Depending on how you define when a company is “born,” YouTube is on the brink of the verge of the edge of celebrating its ninth birthday. It’s amazing to think that no one in the industry has “10 years of YouTube marketing experience.”
As Chris Tryhorn of guardian.co.uk observed on August 29, 2008, “You know how it is with technology — once something becomes so ubiquitous and so universally used, it is simply impossible to imagine life without it.”
Embedded in his article “Life Before YouTube” is a funny video by Matt Koval entitled, “The Making of YouTube” which is only three minutes and 36 seconds long.
YouTube was founded in February 2005 by three former PayPal employees: Chad Hurley, Steve Chen, and Jawed Karim. According to Jim Hopkins of USA Today (Oct. 11, 2006), the idea for what became YouTube sprang from two very different events in 2004: Janet Jackson’s “wardrobe malfunction” during the Super Bowl XXXVIII halftime show and the great Sumatra-Andaman earthquake, also known as the Asian Tsunami or Boxing Day Tsunami. In February 2005, it was difficult to find and share online videos of either event.
At a San Francisco dinner party, Karim proposed to Hurley and Chen that they create a video-sharing site. “I thought it was a good idea,” Karim told Hopkins.
Within a few days, the three agreed to develop the idea and then divided work based on their skills: Hurley designed the site’s interface, while Chen and Karim split the technical duties for making the site work. It’s worth noting that none of the three had strengths or interests in marketing.
The first video on YouTube was shot by Yakov Lapitsky and features Karim at the San Diego Zoo. “Me at the Zoo” is only 18 seconds long. That video was uploaded on Saturday, April 23, 2005, at 8:27 p.m. At that time, YouTube’s headquarters was above a pizzeria and Japanese restaurant in San Mateo, California.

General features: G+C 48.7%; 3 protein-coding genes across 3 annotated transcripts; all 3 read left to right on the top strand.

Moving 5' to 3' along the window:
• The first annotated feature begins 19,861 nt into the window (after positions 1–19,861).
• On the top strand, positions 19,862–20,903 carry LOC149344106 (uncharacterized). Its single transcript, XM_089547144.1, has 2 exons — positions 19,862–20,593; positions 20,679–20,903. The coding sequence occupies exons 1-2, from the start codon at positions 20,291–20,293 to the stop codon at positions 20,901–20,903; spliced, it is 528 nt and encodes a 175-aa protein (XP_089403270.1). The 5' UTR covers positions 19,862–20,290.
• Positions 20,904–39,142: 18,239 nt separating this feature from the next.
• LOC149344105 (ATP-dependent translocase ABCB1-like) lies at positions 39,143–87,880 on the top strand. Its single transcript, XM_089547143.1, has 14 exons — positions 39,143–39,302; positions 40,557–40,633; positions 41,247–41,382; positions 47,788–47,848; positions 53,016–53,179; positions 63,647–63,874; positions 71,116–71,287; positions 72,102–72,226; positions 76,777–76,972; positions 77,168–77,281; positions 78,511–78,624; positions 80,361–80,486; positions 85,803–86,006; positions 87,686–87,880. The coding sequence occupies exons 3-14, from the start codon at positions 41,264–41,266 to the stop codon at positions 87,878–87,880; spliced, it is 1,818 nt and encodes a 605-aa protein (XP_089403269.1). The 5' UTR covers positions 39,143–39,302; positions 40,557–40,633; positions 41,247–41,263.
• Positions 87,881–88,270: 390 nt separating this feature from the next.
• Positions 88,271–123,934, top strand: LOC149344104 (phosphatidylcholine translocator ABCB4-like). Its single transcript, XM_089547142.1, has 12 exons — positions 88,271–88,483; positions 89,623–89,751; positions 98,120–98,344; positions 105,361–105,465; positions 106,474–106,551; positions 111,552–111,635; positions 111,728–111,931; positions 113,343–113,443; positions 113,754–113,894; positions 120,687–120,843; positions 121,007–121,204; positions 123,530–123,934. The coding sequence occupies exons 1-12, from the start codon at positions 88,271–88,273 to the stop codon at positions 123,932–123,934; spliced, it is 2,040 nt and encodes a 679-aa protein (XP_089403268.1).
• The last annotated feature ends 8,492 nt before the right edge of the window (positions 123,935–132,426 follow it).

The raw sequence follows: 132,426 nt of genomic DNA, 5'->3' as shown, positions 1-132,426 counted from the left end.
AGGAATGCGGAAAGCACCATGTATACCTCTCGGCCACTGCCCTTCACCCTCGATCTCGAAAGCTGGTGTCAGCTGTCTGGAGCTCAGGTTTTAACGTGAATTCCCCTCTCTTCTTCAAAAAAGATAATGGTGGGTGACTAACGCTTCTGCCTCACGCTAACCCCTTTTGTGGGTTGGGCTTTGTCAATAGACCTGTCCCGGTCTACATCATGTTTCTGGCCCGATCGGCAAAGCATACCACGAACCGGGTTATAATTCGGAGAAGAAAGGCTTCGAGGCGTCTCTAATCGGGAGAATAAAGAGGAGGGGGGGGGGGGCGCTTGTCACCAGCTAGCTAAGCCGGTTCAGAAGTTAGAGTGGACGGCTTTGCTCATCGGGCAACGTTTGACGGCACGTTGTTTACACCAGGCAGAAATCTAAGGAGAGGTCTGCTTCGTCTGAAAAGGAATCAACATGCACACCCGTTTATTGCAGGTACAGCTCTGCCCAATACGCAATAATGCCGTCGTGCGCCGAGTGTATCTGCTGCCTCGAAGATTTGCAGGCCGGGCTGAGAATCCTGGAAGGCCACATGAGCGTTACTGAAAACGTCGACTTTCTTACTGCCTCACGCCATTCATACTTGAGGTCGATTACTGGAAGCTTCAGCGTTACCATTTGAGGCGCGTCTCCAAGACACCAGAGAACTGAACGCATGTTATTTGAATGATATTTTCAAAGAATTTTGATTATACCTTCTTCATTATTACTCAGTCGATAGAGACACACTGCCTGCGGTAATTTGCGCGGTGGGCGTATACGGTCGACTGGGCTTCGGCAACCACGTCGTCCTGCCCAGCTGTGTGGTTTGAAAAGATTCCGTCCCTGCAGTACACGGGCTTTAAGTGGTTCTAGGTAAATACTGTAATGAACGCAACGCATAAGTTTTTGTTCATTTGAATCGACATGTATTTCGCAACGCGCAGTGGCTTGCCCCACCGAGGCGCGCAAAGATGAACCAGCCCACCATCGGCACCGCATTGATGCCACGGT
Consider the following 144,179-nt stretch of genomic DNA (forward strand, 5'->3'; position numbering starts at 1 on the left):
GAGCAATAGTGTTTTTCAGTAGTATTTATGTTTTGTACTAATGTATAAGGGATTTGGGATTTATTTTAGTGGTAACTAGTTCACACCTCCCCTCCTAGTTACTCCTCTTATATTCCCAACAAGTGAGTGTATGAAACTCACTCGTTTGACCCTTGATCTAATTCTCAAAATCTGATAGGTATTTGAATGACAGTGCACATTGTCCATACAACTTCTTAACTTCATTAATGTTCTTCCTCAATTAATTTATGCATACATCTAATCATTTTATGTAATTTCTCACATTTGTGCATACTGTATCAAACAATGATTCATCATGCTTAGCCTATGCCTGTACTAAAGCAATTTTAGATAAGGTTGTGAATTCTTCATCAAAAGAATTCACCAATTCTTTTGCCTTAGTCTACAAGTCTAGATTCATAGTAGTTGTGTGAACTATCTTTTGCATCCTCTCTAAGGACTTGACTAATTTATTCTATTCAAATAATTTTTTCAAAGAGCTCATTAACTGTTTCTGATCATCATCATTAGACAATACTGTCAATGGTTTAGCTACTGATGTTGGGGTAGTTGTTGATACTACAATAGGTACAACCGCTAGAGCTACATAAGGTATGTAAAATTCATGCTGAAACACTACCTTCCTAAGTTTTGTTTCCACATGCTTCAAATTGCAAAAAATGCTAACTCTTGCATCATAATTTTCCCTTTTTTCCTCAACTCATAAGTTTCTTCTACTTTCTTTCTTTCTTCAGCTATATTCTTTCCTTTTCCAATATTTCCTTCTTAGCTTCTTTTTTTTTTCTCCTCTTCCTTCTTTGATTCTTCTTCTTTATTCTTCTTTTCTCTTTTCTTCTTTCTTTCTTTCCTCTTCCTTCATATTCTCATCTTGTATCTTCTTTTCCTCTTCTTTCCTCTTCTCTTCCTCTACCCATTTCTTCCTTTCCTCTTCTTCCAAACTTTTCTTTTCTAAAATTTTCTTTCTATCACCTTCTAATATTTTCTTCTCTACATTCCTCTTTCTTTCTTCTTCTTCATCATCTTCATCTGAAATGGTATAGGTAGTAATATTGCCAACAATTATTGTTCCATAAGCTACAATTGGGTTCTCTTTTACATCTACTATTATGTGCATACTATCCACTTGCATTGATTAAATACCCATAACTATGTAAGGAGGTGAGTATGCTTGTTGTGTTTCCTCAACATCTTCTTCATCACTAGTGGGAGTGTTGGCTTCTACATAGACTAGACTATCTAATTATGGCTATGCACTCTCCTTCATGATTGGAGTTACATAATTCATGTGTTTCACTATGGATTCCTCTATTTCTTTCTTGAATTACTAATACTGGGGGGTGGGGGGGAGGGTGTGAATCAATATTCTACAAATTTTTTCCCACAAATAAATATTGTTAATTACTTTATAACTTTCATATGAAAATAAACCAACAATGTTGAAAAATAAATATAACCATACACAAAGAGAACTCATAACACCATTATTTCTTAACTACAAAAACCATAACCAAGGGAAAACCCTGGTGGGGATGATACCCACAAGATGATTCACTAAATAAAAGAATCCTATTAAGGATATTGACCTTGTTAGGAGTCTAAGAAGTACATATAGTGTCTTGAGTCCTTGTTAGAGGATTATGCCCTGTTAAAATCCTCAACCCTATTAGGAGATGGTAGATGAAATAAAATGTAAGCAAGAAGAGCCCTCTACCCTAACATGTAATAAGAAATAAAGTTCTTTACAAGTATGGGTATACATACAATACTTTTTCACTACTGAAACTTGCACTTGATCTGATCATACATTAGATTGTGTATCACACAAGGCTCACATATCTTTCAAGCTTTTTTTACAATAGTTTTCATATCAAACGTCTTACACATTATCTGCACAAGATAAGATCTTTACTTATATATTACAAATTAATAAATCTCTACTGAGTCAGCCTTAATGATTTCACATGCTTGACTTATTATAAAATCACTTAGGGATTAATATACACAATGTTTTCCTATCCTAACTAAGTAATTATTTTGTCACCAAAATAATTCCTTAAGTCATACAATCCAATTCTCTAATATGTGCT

In front of the elephants, Karim says, “The cool thing about these guys today is that they have really, really, really long, um, trunks.” An annotation added more than three years later asks, “Can you hear the goat? MEEEEEEEEEEEH!”
As of today, “Me at the Zoo” has more than 14.6 million views.
Why is this ordinary moment so extraordinary? In spite of what Karim says, it’s not the elephants or their trunks. And despite the annotation, it’s not the goat.
That’s why the real story is what happened next. And it’s only in hindsight that we can see why YouTube went on to become the world’s most popular online video community.
The beta launch of YouTube took place in May 2005 and the video sharing site was officially launched in December 2005. The rest, as they say, is history.
Now, YouTube didn’t “git thar fustest with the mostest.” And it didn’t attempt to be a “fast follower.”
YouTube began as a personal video sharing service, not as yet another video search engine. This strategy is called “hit ‘em where they ain’t.” It enabled YouTube to emerge from relative obscurity shortly after December 17, 2005, when a video entitled “Lazy Sunday” — which was a copy of the Saturday Night Live skit “The Chronicles of Narnia Rap” — was uploaded to the video-sharing site.
On December 27, Dave Itzkoff of The New York Times reported that “Lazy Sunday” had already been viewed more than 1.2 million times. The next day, LeeAnn Prescott, who was the research director at Hitwise at the time, posted her analysis of the hot video of the past week on her Hitwise Intelligence Analyst Weblog. Visits to YouTube, where people could discover, watch, and share “The Chronicles of Narnia Rap,” shot up 83 percent in one week — and surpassed visits to Google Video.
Since then, YouTube has fundamentally changed the video industry and democratized mainstream media. It provides everyone the opportunity to contribute to the global exchange of ideas and offer ways for content creators and advertisers to build, grow and interact with audiences.
Considering all this, when would you choose to celebrate YouTube’s ninth birthday? Well, YouTubers have traditionally chosen May and that’s when you can expect this year’s celebration. Although it’s always hard to know what to expect next from a site with powerful effects which reach far beyond water cooler chitchat about the latest meme.
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